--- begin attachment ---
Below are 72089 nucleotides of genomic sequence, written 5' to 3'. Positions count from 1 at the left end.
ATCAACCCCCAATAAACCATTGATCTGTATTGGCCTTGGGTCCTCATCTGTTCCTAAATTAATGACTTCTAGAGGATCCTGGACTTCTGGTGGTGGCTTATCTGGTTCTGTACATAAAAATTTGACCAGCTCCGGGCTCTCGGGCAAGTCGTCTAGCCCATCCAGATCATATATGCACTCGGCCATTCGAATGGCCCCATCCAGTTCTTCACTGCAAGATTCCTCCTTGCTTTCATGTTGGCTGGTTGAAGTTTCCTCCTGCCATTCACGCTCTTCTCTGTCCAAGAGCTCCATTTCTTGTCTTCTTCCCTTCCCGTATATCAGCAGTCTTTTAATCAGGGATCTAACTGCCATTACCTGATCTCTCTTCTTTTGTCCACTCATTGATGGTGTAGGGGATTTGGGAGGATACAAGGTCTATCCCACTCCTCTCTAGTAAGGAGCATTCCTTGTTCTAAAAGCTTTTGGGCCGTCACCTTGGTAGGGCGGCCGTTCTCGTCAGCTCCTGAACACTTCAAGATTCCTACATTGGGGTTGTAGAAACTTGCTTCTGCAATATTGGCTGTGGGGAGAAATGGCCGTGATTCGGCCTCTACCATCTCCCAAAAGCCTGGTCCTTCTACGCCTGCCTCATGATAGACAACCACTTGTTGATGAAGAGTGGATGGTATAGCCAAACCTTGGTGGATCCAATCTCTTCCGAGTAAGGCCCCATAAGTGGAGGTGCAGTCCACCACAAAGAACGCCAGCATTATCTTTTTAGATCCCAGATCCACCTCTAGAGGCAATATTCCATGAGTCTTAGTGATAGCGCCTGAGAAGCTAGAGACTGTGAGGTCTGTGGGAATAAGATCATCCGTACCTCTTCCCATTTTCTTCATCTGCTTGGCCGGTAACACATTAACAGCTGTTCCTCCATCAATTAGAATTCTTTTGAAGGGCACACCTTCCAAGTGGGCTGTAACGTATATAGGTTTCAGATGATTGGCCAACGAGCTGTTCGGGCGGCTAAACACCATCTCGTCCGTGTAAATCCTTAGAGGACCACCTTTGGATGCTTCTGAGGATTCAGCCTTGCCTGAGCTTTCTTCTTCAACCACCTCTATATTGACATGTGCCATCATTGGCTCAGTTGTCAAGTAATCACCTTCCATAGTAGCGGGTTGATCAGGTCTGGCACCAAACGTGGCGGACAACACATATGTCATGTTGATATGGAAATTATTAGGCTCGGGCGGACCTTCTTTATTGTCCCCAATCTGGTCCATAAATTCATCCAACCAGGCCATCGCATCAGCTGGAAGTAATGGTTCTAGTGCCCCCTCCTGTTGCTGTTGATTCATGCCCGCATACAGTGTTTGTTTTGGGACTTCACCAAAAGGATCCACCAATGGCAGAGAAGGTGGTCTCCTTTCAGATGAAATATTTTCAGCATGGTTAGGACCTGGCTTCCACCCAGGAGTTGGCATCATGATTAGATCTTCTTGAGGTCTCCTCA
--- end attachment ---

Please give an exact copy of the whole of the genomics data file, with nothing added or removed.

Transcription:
Below are 72089 nucleotides of genomic sequence, written 5' to 3'. Positions count from 1 at the left end.
ATCAACCCCCAATAAACCATTGATCTGTATTGGCCTTGGGTCCTCATCTGTTCCTAAATTAATGACTTCTAGAGGATCCTGGACTTCTGGTGGTGGCTTATCTGGTTCTGTACATAAAAATTTGACCAGCTCCGGGCTCTCGGGCAAGTCGTCTAGCCCATCCAGATCATATATGCACTCGGCCATTCGAATGGCCCCATCCAGTTCTTCACTGCAAGATTCCTCCTTGCTTTCATGTTGGCTGGTTGAAGTTTCCTCCTGCCATTCACGCTCTTCTCTGTCCAAGAGCTCCATTTCTTGTCTTCTTCCCTTCCCGTATATCAGCAGTCTTTTAATCAGGGATCTAACTGCCATTACCTGATCTCTCTTCTTTTGTCCACTCATTGATGGTGTAGGGGATTTGGGAGGATACAAGGTCTATCCCACTCCTCTCTAGTAAGGAGCATTCCTTGTTCTAAAAGCTTTTGGGCCGTCACCTTGGTAGGGCGGCCGTTCTCGTCAGCTCCTGAACACTTCAAGATTCCTACATTGGGGTTGTAGAAACTTGCTTCTGCAATATTGGCTGTGGGGAGAAATGGCCGTGATTCGGCCTCTACCATCTCCCAAAAGCCTGGTCCTTCTACGCCTGCCTCATGATAGACAACCACTTGTTGATGAAGAGTGGATGGTATAGCCAAACCTTGGTGGATCCAATCTCTTCCGAGTAAGGCCCCATAAGTGGAGGTGCAGTCCACCACAAAGAACGCCAGCATTATCTTTTTAGATCCCAGATCCACCTCTAGAGGCAATATTCCATGAGTCTTAGTGATAGCGCCTGAGAAGCTAGAGACTGTGAGGTCTGTGGGAATAAGATCATCCGTACCTCTTCCCATTTTCTTCATCTGCTTGGCCGGTAACACATTAACAGCTGTTCCTCCATCAATTAGAATTCTTTTGAAGGGCACACCTTCCAAGTGGGCTGTAACGTATATAGGTTTCAGATGATTGGCCAACGAGCTGTTCGGGCGGCTAAACACCATCTCGTCCGTGTAAATCCTTAGAGGACCACCTTTGGATGCTTCTGAGGATTCAGCCTTGCCTGAGCTTTCTTCTTCAACCACCTCTATATTGACATGTGCCATCATTGGCTCAGTTGTCAAGTAATCACCTTCCATAGTAGCGGGTTGATCAGGTCTGGCACCAAACGTGGCGGACAACACATATGTCATGTTGATATGGAAATTATTAGGCTCGGGCGGACCTTCTTTATTGTCCCCAATCTGGTCCATAAATTCATCCAACCAGGCCATCGCATCAGCTGGAAGTAATGGTTCTAGTGCCCCCTCCTGTTGCTGTTGATTCATGCCCGCATACAGTGTTTGTTTTGGGACTTCACCAAAAGGATCCACCAATGGCAGAGAAGGTGGTCTCCTTTCAGATGAAATATTTTCAGCATGGTTAGGACCTGGCTTCCACCCAGGAGTTGGCATCATGATTAGATCTTCTTGAGGTCTCCTCA